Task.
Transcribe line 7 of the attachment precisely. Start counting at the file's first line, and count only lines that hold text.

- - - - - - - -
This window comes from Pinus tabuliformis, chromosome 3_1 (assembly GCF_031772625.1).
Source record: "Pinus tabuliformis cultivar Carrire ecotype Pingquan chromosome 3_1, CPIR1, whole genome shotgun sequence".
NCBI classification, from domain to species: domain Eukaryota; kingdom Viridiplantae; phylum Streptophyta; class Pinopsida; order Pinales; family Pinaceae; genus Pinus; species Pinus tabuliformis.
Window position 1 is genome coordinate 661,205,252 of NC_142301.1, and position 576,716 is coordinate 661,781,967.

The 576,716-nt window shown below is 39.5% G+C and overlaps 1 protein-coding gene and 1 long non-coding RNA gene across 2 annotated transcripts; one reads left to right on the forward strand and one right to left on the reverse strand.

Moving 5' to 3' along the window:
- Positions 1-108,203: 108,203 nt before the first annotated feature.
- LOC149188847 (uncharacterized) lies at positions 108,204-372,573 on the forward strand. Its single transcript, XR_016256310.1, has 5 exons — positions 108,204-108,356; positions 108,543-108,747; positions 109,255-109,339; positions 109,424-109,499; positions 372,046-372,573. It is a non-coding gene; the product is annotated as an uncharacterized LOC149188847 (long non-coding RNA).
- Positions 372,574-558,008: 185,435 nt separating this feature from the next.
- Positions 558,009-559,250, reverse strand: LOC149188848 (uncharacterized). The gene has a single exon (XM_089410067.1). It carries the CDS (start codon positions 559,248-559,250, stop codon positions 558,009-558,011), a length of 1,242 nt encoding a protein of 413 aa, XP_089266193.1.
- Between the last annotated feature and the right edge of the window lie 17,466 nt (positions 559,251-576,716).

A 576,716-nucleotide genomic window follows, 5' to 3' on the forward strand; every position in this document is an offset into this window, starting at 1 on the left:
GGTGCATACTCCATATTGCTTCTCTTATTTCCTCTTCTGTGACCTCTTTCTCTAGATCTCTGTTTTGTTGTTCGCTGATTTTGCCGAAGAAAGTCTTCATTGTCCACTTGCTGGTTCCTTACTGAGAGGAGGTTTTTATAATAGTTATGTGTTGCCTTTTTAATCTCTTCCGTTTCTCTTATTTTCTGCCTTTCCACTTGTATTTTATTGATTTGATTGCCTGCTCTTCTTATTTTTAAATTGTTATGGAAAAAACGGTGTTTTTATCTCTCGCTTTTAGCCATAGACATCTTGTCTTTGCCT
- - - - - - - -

- Positions 1-108,203: 108,203 nt before the first annotated feature.